26 Fe [ Ar ] ↑↓ ↑ ↑ ↑ ↑ ↑↓ [ Ar ] 4s2 3d 6
27 Co [ Ar ] ↑↓ ↑↓ ↑ ↑ ↑ ↑↓ [ Ar ] 4s2 3d 7
28 Ni [ Ar ] ↑↓ ↑↓ ↑↓ ↑ ↑ ↑↓ [ Ar ] 4s2 3d8

106
The Periodic Table and
Electron Configurations

3d 4s 4p Configuration

25 Mn [ Ar ] ↑ ↑ ↑ ↑ ↑ ↑↓ [ Ar ] 4s2 3d5
26 Fe [ Ar ] ↑↓ ↑ ↑ ↑ ↑ ↑↓ [ Ar ] 4s2 3d 6
27 Co [ Ar ] ↑↓ ↑↓ ↑ ↑ ↑ ↑↓ [ Ar ] 4s2 3d 7
28 Ni [ Ar ] ↑↓ ↑↓ ↑↓ ↑ ↑ ↑↓ [ Ar ] 4s2 3d8
29 Cu You do it!

107
The Periodic Table and
Electron Configurations

3d 4s 4p Configuration

25 Mn [ Ar ] ↑ ↑ ↑ ↑ ↑ ↑↓ [ Ar ] 4s2 3d5
26 Fe [ Ar ] ↑↓ ↑ ↑ ↑ ↑ ↑↓ [ Ar ] 4s2 3d 6
27 Co [ Ar ] ↑↓ ↑↓ ↑ ↑ ↑ ↑↓ [ Ar ] 4s2 3d 7
28 Ni [ Ar ] ↑↓ ↑↓ ↑↓ ↑ ↑ ↑↓ [ Ar ] 4s2 3d8
29 Cu [ Ar ] ↑↓ ↑↓ ↑↓ ↑↓ ↑↓ ↑ [ Ar ] 4s1 3d10
Another exception like Cr and
for essentially the same reason. 108
The Periodic Table and
Electron Configurations

3d 4s 4p Configuration

25 Mn [ Ar ] ↑ ↑ ↑ ↑ ↑ ↑↓ [ Ar ] 4s2 3d5
26 Fe [ Ar ] ↑↓ ↑ ↑ ↑ ↑ ↑↓ [ Ar ] 4s2 3d 6
27 Co [ Ar ] ↑↓ ↑↓ ↑ ↑ ↑ ↑↓ [ Ar ] 4s2 3d 7
28 Ni [ Ar ] ↑↓ ↑↓ ↑↓ ↑ ↑ ↑↓ [ Ar ] 4s2 3d8
29 Cu [ Ar ] ↑↓ ↑↓ ↑↓ ↑↓ ↑↓ ↑ [ Ar ] 4s1 3d10
30 Zn [ Ar ] ↑↓ ↑↓ ↑↓ ↑↓ ↑↓ ↑↓ [ Ar ] 4s2 3d10
109
The Periodic Table and
Electron Configurations

3d 4s 4p Configuration

31 Ga [ Ar ] ↑↓ ↑↓ ↑↓ ↑↓ ↑↓ ↑↓ ↑ [ Ar ] 4s2 3d10 4p1

110
The Periodic Table and
Electron Configurations

3d 4s 4p Configuration

31 Ga [ Ar ] ↑↓ ↑↓ ↑↓ ↑↓ ↑↓ ↑↓ ↑ [ Ar ] 4s2 3d10 4p1


32 Ge You do it!

111
The Periodic Table and
Electron Configurations

3d 4s 4p Configuration

31 Ga [ Ar ] ↑↓ ↑↓ ↑↓ ↑↓ ↑↓ ↑↓ ↑ [ Ar ] 4s2 3d10 4p1


32 Ge [ Ar ] ↑↓ ↑↓ ↑↓ ↑↓ ↑↓ ↑↓ ↑ ↑ [ Ar ] 4s2 3d10 4p2

112
The Periodic Table and
Electron Configurations

3d 4s 4p Configuration

31 Ga [ Ar ] ↑↓ ↑↓ ↑↓ ↑↓ ↑↓ ↑↓ ↑ [ Ar ] 4s2 3d10 4p1


32 Ge [ Ar ] ↑↓ ↑↓ ↑↓ ↑↓ ↑↓ ↑↓ ↑ ↑ [ Ar ] 4s2 3d10 4p2
33 As [ Ar ] ↑↓ ↑↓ ↑↓ ↑↓ ↑↓ ↑↓ ↑ ↑ ↑ [ Ar ] 4s2 3d10 4p3

113
The Periodic Table and
Electron Configurations

3d 4s 4p Configuration

31 Ga [ Ar ] ↑↓ ↑↓ ↑↓ ↑↓ ↑↓ ↑↓ ↑ [ Ar ] 4s2 3d10 4p1


32 Ge [ Ar ] ↑↓ ↑↓ ↑↓ ↑↓ ↑↓ ↑↓ ↑ ↑ [ Ar ] 4s2 3d10 4p2
33 As [ Ar ] ↑↓ ↑↓ ↑↓ ↑↓ ↑↓ ↑↓ ↑ ↑ ↑ [ Ar ] 4s2 3d10 4p3
34 Se You do it!

114
The Periodic Table and
Electron Configurations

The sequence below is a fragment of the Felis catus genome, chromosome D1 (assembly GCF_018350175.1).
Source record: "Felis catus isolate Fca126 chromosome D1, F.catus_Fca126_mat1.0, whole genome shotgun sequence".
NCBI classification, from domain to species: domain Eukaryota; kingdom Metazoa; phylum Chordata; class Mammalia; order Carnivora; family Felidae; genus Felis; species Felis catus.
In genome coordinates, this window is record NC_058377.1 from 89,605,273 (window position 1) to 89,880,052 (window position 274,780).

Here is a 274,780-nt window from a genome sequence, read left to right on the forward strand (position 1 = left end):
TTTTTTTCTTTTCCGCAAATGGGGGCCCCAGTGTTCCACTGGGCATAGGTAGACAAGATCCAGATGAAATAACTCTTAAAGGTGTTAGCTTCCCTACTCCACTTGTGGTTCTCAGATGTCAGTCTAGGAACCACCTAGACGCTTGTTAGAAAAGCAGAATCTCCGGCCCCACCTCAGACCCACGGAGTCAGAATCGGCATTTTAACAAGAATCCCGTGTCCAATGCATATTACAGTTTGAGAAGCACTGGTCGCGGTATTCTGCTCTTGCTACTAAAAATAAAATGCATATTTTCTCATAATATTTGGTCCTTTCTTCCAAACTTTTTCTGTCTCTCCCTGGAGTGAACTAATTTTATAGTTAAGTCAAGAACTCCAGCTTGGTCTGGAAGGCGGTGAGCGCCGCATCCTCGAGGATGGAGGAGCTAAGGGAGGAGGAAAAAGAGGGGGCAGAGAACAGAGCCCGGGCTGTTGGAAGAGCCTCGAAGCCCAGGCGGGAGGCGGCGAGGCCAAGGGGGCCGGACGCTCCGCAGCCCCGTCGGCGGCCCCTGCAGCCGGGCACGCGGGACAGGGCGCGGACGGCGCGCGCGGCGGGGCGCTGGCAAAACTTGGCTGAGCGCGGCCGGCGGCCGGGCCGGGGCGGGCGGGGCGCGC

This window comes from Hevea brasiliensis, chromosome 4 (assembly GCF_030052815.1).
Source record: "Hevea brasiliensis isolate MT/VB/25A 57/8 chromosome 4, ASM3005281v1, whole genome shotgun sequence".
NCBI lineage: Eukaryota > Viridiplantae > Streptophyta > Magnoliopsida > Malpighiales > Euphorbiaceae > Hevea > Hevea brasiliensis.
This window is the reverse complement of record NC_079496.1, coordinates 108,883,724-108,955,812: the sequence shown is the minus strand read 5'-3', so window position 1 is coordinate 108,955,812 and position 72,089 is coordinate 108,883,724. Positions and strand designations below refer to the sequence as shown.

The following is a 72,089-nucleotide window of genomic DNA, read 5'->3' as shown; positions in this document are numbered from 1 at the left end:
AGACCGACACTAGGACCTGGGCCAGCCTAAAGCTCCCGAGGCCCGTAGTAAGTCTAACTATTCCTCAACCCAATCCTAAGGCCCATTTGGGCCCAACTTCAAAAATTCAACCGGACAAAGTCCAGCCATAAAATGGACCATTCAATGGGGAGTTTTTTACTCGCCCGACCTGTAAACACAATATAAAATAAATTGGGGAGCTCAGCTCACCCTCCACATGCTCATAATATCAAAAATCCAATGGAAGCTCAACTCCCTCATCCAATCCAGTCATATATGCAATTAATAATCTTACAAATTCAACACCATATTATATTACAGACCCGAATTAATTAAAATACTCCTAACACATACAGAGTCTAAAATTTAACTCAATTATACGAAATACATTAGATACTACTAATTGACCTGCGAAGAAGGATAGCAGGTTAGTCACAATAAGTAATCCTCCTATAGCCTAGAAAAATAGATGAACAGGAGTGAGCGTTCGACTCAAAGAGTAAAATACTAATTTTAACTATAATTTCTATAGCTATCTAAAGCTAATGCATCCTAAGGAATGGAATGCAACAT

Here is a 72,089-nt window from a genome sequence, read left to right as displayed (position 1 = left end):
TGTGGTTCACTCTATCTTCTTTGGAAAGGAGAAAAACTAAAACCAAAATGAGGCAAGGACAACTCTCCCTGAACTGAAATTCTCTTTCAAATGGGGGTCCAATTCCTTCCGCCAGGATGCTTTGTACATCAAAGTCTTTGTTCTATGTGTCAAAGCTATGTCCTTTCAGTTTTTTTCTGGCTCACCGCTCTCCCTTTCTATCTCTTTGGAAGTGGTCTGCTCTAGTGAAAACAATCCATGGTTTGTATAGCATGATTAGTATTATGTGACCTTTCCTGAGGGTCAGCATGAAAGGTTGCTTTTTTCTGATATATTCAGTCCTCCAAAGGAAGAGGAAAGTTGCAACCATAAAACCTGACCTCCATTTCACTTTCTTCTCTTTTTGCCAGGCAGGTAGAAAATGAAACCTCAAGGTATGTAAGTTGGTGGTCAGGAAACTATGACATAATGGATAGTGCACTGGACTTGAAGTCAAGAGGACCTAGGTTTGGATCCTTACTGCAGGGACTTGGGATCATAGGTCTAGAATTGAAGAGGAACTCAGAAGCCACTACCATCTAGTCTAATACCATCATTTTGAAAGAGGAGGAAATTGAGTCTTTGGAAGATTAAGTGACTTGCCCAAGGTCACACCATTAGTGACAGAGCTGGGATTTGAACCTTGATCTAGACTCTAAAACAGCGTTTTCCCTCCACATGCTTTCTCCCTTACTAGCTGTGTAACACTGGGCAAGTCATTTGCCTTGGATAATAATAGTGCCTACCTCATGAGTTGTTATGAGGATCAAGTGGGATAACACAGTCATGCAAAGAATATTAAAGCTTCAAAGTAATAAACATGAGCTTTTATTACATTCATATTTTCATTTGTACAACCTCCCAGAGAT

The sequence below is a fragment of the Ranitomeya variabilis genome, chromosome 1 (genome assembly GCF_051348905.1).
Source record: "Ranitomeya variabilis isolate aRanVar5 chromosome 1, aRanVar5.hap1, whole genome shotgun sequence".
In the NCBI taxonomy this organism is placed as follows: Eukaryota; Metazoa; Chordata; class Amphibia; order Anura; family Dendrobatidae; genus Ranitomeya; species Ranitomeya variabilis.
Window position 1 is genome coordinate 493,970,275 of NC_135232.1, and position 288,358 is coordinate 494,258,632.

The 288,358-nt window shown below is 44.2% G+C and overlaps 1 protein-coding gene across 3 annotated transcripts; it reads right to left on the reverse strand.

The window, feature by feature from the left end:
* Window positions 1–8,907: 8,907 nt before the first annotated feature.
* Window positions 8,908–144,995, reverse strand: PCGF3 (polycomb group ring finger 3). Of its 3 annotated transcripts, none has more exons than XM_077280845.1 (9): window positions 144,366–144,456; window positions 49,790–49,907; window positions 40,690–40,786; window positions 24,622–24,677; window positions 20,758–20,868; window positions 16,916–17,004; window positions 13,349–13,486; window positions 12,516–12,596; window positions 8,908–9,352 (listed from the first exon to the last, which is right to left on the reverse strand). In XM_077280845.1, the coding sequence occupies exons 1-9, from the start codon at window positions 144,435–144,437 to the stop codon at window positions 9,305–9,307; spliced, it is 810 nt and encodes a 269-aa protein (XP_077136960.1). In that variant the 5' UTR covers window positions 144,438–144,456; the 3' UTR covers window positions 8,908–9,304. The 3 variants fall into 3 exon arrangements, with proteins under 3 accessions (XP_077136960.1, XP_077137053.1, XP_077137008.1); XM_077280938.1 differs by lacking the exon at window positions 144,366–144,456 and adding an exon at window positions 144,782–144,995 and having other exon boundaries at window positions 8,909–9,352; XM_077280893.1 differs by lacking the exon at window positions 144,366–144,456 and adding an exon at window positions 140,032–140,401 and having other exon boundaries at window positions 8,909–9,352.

3d 4s 4p Configuration

31 Ga [ Ar ] ↑↓ ↑↓ ↑↓ ↑↓ ↑↓ ↑↓ ↑ [ Ar ] 4s2 3d10 4p1


32 Ge [ Ar ] ↑↓ ↑↓ ↑↓ ↑↓ ↑↓ ↑↓ ↑ ↑ [ Ar ] 4s2 3d10 4p2
33 As [ Ar ] ↑↓ ↑↓ ↑↓ ↑↓ ↑↓ ↑↓ ↑ ↑ ↑ [ Ar ] 4s2 3d10 4p3
34 Se [ Ar ] ↑↓ ↑↓ ↑↓ ↑↓ ↑↓ ↑↓ ↑↓ ↑ ↑ [ Ar ] 4s2 3d10 4p4

115
The Periodic Table and
Electron Configurations

3d 4s 4p Configuration

31 Ga [ Ar ] ↑↓ ↑↓ ↑↓ ↑↓ ↑↓ ↑↓ ↑ [ Ar ] 4s2 3d10 4p1


32 Ge [ Ar ] ↑↓ ↑↓ ↑↓ ↑↓ ↑↓ ↑↓ ↑ ↑ [ Ar ] 4s2 3d10 4p2
33 As [ Ar ] ↑↓ ↑↓ ↑↓ ↑↓ ↑↓ ↑↓ ↑ ↑ ↑ [ Ar ] 4s2 3d10 4p3
34 Se [ Ar ] ↑↓ ↑↓ ↑↓ ↑↓ ↑↓ ↑↓ ↑↓ ↑ ↑ [ Ar ] 4s2 3d10 4p4
35 Br [ Ar ] ↑↓ ↑↓ ↑↓ ↑↓ ↑↓ ↑↓ ↑↓ ↑↓ ↑ [ Ar ] 4s2 3d10 4p5

116
The Periodic Table and
Electron Configurations

3d 4s 4p Configuration

31 Ga [ Ar ] ↑↓ ↑↓ ↑↓ ↑↓ ↑↓ ↑↓ ↑ [ Ar ] 4s2 3d10 4p1


32 Ge [ Ar ] ↑↓ ↑↓ ↑↓ ↑↓ ↑↓ ↑↓ ↑ ↑ [ Ar ] 4s 2
3d 10
4p 2

33 As [ Ar ] ↑↓ ↑↓ ↑↓ ↑↓ ↑↓ ↑↓ ↑ ↑ ↑ [ Ar ] 4s 2
3d 10
4p 3

34 Se [ Ar ] ↑↓ ↑↓ ↑↓ ↑↓ ↑↓ ↑↓ ↑↓ ↑ ↑ [ Ar ] 4s 2
3d 10
4p 4

35 Br [ Ar ] ↑↓ ↑↓ ↑↓ ↑↓ ↑↓ ↑↓ ↑↓ ↑↓ ↑ [ Ar ] 4s 2
3d 10
4p 5

36 Kr [ Ar ] ↑↓ ↑↓ ↑↓ ↑↓ ↑↓ ↑↓ ↑↓ ↑↓ ↑↓ [ Ar ] 4s 2
3d 10
4p 6

117
The Periodic Table and
Electron Configurations

• Now we can write a complete set of quantum


numbers for all of the electrons in these three
elements as examples.
– Na
– Ca
– Fe
• First for 11Na.
– When completed there must be one set of 4
quantum3snumbers3p
for eachConfigurat
of the 11 electrons
ion in
Na
11 [ ]
Na Ne ↑ (remember Ne has 10 [ ]
Ne 3s 1
electrons) 118
The Periodic Table and
Electron Configurations

n  m ms
1st e - 1 0 0 +1/2

119
The Periodic Table and
Electron Configurations

n  m ms
1st e - 1 0 0 +1/2 
1 s electrons
2 nd e - 1 0 0 −1/2 

120
The Periodic Table and
Electron Configurations

n  m ms
1st e - 1 0 0 +1/2 
1 s electrons
2 nd e - 1 0 0 −1/2 
3rd e - 2 0 0 +1/2

121
The Periodic Table and
Electron Configurations

n  m ms
1st e - 1 0 0 +1/2 
1 s electrons
2 nd e - 1 0 0 −1/2 
3rd e - 2 0 0 +1/2 
2 s electrons
4 th e - 2 0 0 −1/2 

122
The Periodic Table and
Electron Configurations

n  m ms
1st e - 1 0 0 +1/2 
1 s electrons
2 nd e - 1 0 0 −1/2 
3rd e - 2 0 0 +1/2 
2 s electrons
4 th e - 2 0 0 −1/2 
5th e - 2 1 -1 +1/2

123
The Periodic Table and
Electron Configurations

n  m ms
1st e - 1 0 0 +1/2 
1 s electrons
2 nd e - 1 0 0 −1/2 
3rd e - 2 0 0 +1/2 
2 s electrons
4 th e - 2 0 0 −1/2 
5th e - 2 1 -1 +1/2
6 th e - 2 1 0 +1/2

124
The Periodic Table and
Electron Configurations

n  m ms
1st e - 1 0 0 +1/2 
1 s electrons
2 nd e - 1 0 0 - 1/2 
3rd e - 2 0 0 +1/2 
2 s electrons
4 th e - 2 0 0 −1/2 
5th e - 2 1 -1 +1/2
6 th e - 2 1 0 +1/2
7 th e - 2 1 +1 +1/2

125
The Periodic Table and
Electron Configurations

n  m ms
1st e - 1 0 0 +1/2 
1 s electrons
2 nd e - 1 0 0 −1/2 
3rd e - 2 0 0 +1/2 